Happy Game is a Fun-Size Halloween Treat with an Aftertaste That Lingers

Nathan Birch
Happy Game

Games that mix the cute and seemingly kid-friendly with horror aren’t necessarily anything new. That’s essentially the premise behind the wildly successful Five Nights at Freddy’s series after all. That said, when the talented folks at Amanita Design (Machinarium, Creaks, Samorost ) decide to do the candy-colored horror thing, you sit up and take notice. From Botanicula and Chuchel director Jaromír Plachý, Happy Game offers the accessible point-and-click fun Amanita is known for, while dialing the dark undercurrent their games often have up to 11. Blood, dismemberment, and all sorts of gross squishy things -- Happy Game goes there, and then some. Of course, edginess for its own sake isn’t that exciting. Does Happy Game measure up to Amanita games of the past or has all the bloodletting left it a bit anemic?

Note: This is an opinion piece, and thus not as detailed a full, scored review would be.

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Not-So-Sweet Dreams

Happy Game stars an unfortunate melon-headed child who’s plunged into a land of nightmares after being visited by a mysterious dark force. You must guide the kid through three disturbing dreams, usually while chasing something important to him (a ball, a stuffed rabbit, a puppy). The game does a fantastic job of steadily ramping up the creepiness – the first nightmare largely focuses on weird toys, which are eerie enough, but not that off-putting. The second dream amps up the juxtaposition between the cheery and corrupt, serving up smiley faces, happy hearts, and killer flesh-eating bunnies. Finally, the atmosphere in the last dream is downright oppressive, with a muted color palate, heavy music, and some truly grotesque creatures who are all too ready to do horrible things to you.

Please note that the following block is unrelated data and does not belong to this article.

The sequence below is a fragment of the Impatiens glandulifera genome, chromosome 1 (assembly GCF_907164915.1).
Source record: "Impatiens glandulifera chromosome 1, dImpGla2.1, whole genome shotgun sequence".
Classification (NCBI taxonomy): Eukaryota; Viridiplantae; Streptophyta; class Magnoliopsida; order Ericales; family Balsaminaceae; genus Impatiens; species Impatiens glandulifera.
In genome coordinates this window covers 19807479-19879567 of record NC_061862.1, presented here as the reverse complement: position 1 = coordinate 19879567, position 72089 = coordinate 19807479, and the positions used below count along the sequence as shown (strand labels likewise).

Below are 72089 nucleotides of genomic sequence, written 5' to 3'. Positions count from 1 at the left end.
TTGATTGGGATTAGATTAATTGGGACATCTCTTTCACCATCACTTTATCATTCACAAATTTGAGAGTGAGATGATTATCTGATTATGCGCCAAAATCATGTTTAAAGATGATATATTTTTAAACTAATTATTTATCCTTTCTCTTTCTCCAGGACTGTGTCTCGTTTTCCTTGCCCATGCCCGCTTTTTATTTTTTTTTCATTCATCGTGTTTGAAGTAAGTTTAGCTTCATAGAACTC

Interestingly, as Happy Game progresses, it’s not just the monsters you encounter that become more disturbing – the things you do to them gets more extreme as well. You’re encouraged to slice, rip, grind, and torture the monsters as the game’s kid protagonist looks on in horror. What's it all mean? I’m not really sure. Like most Amanita projects, Happy Game is full of striking imagery, but I’m not sure it’s symbolic of much.  Honestly, I’m fine with that. Not all artistic indies need to be some grand metaphor.

When it comes to gameplay, Amanita games tend to operate in one of two modes – simple point-and-click experiences (Samorost, Botanicula) and more in-depth, mechanically-complex adventure games (Machinarium, Creaks). Happy Game is definitely the former. The game’s main innovation is a point-and-pull mechanic that allows you to latch onto various things with a click of the mouse and tug them in various directions, often with somewhat gross results. Most of the game’s puzzles are rather simple, with the player simply having to figure out how various toy-like objects and creatures work, but there are a few more complex brain teasers that will get you thinking.

A Horror Treat Worth Savoring

Like happiness itself, Happy Game is fleeting, weighing in at around 2 to 3 hours. That may sound a bit thin, but the game only costs $13 (and is currently on sale) so it’s hard to get too upset about a lack of value. Really, Happy Game is the perfect quick hit of creepiness without a major time commitment. Put the game on at your Halloween party and see what kind of weird looks it inspires! Happy Game may not last much longer than a good trick-or-treating session, but it will stick with you long after the mini Kit Kats are gone.

Happy Game is available now on PC and Switch.

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